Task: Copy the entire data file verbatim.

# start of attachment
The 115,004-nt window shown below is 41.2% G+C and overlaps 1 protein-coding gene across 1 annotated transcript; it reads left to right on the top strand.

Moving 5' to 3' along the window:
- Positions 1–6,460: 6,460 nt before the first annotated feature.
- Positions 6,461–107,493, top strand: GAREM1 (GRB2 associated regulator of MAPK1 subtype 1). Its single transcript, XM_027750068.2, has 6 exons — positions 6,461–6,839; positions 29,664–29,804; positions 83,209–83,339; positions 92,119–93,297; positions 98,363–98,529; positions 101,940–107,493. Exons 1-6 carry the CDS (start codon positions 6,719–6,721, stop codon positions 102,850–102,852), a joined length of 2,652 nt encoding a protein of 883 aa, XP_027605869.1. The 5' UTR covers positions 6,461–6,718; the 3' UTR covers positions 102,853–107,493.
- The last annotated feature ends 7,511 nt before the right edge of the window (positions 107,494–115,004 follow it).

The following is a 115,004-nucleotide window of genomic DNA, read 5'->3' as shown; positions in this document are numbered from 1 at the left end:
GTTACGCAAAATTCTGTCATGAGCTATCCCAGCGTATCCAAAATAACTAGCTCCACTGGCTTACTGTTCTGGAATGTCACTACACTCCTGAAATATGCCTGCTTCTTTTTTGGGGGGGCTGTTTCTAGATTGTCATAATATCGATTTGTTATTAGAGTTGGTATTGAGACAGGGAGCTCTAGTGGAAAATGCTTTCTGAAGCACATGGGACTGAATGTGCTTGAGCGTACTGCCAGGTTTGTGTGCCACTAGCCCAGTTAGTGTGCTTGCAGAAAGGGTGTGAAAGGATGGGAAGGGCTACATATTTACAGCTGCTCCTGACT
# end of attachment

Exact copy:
The 115,004-nt window shown below is 41.2% G+C and overlaps 1 protein-coding gene across 1 annotated transcript; it reads left to right on the top strand.

Moving 5' to 3' along the window:
- Positions 1–6,460: 6,460 nt before the first annotated feature.
- Positions 6,461–107,493, top strand: GAREM1 (GRB2 associated regulator of MAPK1 subtype 1). Its single transcript, XM_027750068.2, has 6 exons — positions 6,461–6,839; positions 29,664–29,804; positions 83,209–83,339; positions 92,119–93,297; positions 98,363–98,529; positions 101,940–107,493. Exons 1-6 carry the CDS (start codon positions 6,719–6,721, stop codon positions 102,850–102,852), a joined length of 2,652 nt encoding a protein of 883 aa, XP_027605869.1. The 5' UTR covers positions 6,461–6,718; the 3' UTR covers positions 102,853–107,493.
- The last annotated feature ends 7,511 nt before the right edge of the window (positions 107,494–115,004 follow it).

The following is a 115,004-nucleotide window of genomic DNA, read 5'->3' as shown; positions in this document are numbered from 1 at the left end:
GTTACGCAAAATTCTGTCATGAGCTATCCCAGCGTATCCAAAATAACTAGCTCCACTGGCTTACTGTTCTGGAATGTCACTACACTCCTGAAATATGCCTGCTTCTTTTTTGGGGGGGCTGTTTCTAGATTGTCATAATATCGATTTGTTATTAGAGTTGGTATTGAGACAGGGAGCTCTAGTGGAAAATGCTTTCTGAAGCACATGGGACTGAATGTGCTTGAGCGTACTGCCAGGTTTGTGTGCCACTAGCCCAGTTAGTGTGCTTGCAGAAAGGGTGTGAAAGGATGGGAAGGGCTACATATTTACAGCTGCTCCTGACT